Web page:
With every passing week more evidence comes to light of Russian state involvement in the poisoning of Sergei Skripal and his daughter in Salisbury. The OPCW has confirmedEnglish expert findings that the chemical weapon used in Salisbury was Novichok.
We already know that one of the Kremlin’s favourite manipulation techniques is to deflect blame by accusing the accuser. Thus, Russia tries to discredit individuals, organizations, institutions, and states which provide evidence of Russian misdeeds. In so doing, Russian propagandists challenge the credibility of their opponent and seek to undermine their moral authority to accuse Russia.
Last week, Maria Zakharova provided a masterclass for everyone interested in mastering this technique. With arguments criticizing Britain in this century running out, Zakharova conveniently turned to British history:
“Let’s put aside morals and the law and talk about something different. Maybe the UK Ambassador does not know his own country’s history, role and involvement in processes that took place in other countries over the past centuries […]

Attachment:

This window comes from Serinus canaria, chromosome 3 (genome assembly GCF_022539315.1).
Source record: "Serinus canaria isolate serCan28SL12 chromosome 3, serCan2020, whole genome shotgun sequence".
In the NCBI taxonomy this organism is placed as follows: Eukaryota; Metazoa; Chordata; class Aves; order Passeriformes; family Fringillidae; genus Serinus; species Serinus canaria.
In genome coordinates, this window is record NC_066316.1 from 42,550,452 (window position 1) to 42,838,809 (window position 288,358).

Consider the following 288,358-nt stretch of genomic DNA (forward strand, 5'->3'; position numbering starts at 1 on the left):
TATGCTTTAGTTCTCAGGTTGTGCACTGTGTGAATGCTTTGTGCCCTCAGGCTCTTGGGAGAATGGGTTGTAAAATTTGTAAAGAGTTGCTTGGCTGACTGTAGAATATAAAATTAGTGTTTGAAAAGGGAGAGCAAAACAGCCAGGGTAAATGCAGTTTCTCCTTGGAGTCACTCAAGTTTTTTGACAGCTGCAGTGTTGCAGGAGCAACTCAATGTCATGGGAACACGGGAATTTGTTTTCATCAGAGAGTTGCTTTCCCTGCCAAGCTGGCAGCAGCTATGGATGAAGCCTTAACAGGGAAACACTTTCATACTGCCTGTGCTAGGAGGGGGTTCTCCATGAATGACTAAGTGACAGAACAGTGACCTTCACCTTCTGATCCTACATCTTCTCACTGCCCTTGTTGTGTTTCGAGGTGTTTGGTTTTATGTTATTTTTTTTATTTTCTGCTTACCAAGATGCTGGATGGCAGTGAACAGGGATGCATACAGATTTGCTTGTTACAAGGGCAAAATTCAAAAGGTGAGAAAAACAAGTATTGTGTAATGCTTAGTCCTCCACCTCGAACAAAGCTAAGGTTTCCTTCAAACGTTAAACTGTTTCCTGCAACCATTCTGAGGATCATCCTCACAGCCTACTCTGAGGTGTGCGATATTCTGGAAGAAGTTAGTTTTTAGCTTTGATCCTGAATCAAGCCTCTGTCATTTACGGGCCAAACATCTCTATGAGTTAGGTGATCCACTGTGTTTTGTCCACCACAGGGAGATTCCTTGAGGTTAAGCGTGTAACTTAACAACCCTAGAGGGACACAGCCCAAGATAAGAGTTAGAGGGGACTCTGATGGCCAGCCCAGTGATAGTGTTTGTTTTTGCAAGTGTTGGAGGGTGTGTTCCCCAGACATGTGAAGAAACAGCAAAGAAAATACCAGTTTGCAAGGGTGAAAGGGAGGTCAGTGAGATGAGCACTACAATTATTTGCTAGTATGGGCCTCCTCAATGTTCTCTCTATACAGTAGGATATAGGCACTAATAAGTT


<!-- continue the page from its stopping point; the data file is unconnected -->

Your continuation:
Let us talk about state contracts, assassinations and Britain’s reputation […]
The impact of colonial rule in India was extremely devastating […]
Africa has also suffered its share of British abuses. Some 13 million Africans have been removed from the continent as slaves […]
The British were among the first to invent concentration camps for civilians in the Boer War of 1899-1902 […]
In the 1870s, on the orders of the British authorities, a genocide of Zulus was perpetrated in the Cape Colony and in 1954-1961 of the Kikuyu people in Kenya […]
Remembering the notorious Opium Wars would not come amiss […]
The Greeks, too, got their share of British brutality […]”
And so on and so forth. The Russian MFA Communications Department has apparently studied British history books well, given Zakharova’s mention of so many episodes. How any of this relates to the specific issue at hand – the Skripal poisoning – would be a surprise to anyone. In any case, we’ll be waiting impatiently for the Russians to start talking about the dinosaurs.